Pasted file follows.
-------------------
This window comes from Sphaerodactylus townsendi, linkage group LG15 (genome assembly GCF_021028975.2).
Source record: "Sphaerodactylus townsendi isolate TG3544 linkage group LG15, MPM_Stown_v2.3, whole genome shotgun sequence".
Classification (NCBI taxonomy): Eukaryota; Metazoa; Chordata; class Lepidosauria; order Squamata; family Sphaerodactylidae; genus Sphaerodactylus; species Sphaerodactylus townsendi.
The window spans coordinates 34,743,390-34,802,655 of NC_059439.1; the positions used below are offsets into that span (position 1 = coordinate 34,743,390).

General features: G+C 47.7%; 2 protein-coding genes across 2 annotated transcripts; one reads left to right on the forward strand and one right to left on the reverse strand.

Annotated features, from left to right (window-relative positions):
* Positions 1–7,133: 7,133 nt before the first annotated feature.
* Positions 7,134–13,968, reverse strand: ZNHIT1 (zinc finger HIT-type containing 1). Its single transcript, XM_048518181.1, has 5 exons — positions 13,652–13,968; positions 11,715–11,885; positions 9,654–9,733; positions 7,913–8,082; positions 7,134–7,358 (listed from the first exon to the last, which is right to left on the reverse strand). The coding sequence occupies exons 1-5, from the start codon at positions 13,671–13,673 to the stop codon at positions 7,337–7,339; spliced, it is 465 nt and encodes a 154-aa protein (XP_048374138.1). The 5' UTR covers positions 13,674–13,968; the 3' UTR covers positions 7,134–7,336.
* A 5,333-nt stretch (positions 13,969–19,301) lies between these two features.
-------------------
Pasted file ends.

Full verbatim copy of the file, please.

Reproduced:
This window comes from Sphaerodactylus townsendi, linkage group LG15 (genome assembly GCF_021028975.2).
Source record: "Sphaerodactylus townsendi isolate TG3544 linkage group LG15, MPM_Stown_v2.3, whole genome shotgun sequence".
Classification (NCBI taxonomy): Eukaryota; Metazoa; Chordata; class Lepidosauria; order Squamata; family Sphaerodactylidae; genus Sphaerodactylus; species Sphaerodactylus townsendi.
The window spans coordinates 34,743,390-34,802,655 of NC_059439.1; the positions used below are offsets into that span (position 1 = coordinate 34,743,390).

General features: G+C 47.7%; 2 protein-coding genes across 2 annotated transcripts; one reads left to right on the forward strand and one right to left on the reverse strand.

Annotated features, from left to right (window-relative positions):
* Positions 1–7,133: 7,133 nt before the first annotated feature.
* Positions 7,134–13,968, reverse strand: ZNHIT1 (zinc finger HIT-type containing 1). Its single transcript, XM_048518181.1, has 5 exons — positions 13,652–13,968; positions 11,715–11,885; positions 9,654–9,733; positions 7,913–8,082; positions 7,134–7,358 (listed from the first exon to the last, which is right to left on the reverse strand). The coding sequence occupies exons 1-5, from the start codon at positions 13,671–13,673 to the stop codon at positions 7,337–7,339; spliced, it is 465 nt and encodes a 154-aa protein (XP_048374138.1). The 5' UTR covers positions 13,674–13,968; the 3' UTR covers positions 7,134–7,336.
* A 5,333-nt stretch (positions 13,969–19,301) lies between these two features.